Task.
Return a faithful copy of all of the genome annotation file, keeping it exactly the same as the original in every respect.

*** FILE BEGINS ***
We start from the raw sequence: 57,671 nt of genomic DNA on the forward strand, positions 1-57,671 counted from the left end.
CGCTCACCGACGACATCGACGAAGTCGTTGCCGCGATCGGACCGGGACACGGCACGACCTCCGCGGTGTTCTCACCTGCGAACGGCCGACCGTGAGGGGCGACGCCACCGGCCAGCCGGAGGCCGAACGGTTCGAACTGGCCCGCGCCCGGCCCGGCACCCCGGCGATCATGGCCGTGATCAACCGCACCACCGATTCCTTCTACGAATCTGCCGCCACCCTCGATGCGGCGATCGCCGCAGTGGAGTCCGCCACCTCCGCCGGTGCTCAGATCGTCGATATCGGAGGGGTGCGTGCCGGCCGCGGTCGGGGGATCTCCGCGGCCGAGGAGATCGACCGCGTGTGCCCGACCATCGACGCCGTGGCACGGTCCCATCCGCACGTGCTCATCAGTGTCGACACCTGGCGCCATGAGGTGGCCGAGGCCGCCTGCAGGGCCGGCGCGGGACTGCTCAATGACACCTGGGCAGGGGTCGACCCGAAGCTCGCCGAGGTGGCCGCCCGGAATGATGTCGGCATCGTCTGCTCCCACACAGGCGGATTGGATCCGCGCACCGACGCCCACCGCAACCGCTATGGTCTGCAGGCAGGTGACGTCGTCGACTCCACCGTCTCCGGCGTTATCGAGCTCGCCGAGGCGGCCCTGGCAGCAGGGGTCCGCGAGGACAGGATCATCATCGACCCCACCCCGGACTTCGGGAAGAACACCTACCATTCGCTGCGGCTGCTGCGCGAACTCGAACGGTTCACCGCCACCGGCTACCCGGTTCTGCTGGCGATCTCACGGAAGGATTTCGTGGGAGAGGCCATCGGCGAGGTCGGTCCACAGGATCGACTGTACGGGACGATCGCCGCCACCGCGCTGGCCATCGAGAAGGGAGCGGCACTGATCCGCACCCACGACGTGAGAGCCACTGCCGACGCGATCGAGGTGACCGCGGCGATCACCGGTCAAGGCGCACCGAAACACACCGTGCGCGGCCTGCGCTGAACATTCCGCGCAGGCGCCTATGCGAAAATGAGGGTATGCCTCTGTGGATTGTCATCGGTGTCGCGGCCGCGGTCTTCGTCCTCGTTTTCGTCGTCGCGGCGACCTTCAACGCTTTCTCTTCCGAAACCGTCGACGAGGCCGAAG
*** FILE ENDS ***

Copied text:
We start from the raw sequence: 57,671 nt of genomic DNA on the forward strand, positions 1-57,671 counted from the left end.
CGCTCACCGACGACATCGACGAAGTCGTTGCCGCGATCGGACCGGGACACGGCACGACCTCCGCGGTGTTCTCACCTGCGAACGGCCGACCGTGAGGGGCGACGCCACCGGCCAGCCGGAGGCCGAACGGTTCGAACTGGCCCGCGCCCGGCCCGGCACCCCGGCGATCATGGCCGTGATCAACCGCACCACCGATTCCTTCTACGAATCTGCCGCCACCCTCGATGCGGCGATCGCCGCAGTGGAGTCCGCCACCTCCGCCGGTGCTCAGATCGTCGATATCGGAGGGGTGCGTGCCGGCCGCGGTCGGGGGATCTCCGCGGCCGAGGAGATCGACCGCGTGTGCCCGACCATCGACGCCGTGGCACGGTCCCATCCGCACGTGCTCATCAGTGTCGACACCTGGCGCCATGAGGTGGCCGAGGCCGCCTGCAGGGCCGGCGCGGGACTGCTCAATGACACCTGGGCAGGGGTCGACCCGAAGCTCGCCGAGGTGGCCGCCCGGAATGATGTCGGCATCGTCTGCTCCCACACAGGCGGATTGGATCCGCGCACCGACGCCCACCGCAACCGCTATGGTCTGCAGGCAGGTGACGTCGTCGACTCCACCGTCTCCGGCGTTATCGAGCTCGCCGAGGCGGCCCTGGCAGCAGGGGTCCGCGAGGACAGGATCATCATCGACCCCACCCCGGACTTCGGGAAGAACACCTACCATTCGCTGCGGCTGCTGCGCGAACTCGAACGGTTCACCGCCACCGGCTACCCGGTTCTGCTGGCGATCTCACGGAAGGATTTCGTGGGAGAGGCCATCGGCGAGGTCGGTCCACAGGATCGACTGTACGGGACGATCGCCGCCACCGCGCTGGCCATCGAGAAGGGAGCGGCACTGATCCGCACCCACGACGTGAGAGCCACTGCCGACGCGATCGAGGTGACCGCGGCGATCACCGGTCAAGGCGCACCGAAACACACCGTGCGCGGCCTGCGCTGAACATTCCGCGCAGGCGCCTATGCGAAAATGAGGGTATGCCTCTGTGGATTGTCATCGGTGTCGCGGCCGCGGTCTTCGTCCTCGTTTTCGTCGTCGCGGCGACCTTCAACGCTTTCTCTTCCGAAACCGTCGACGAGGCCGAAG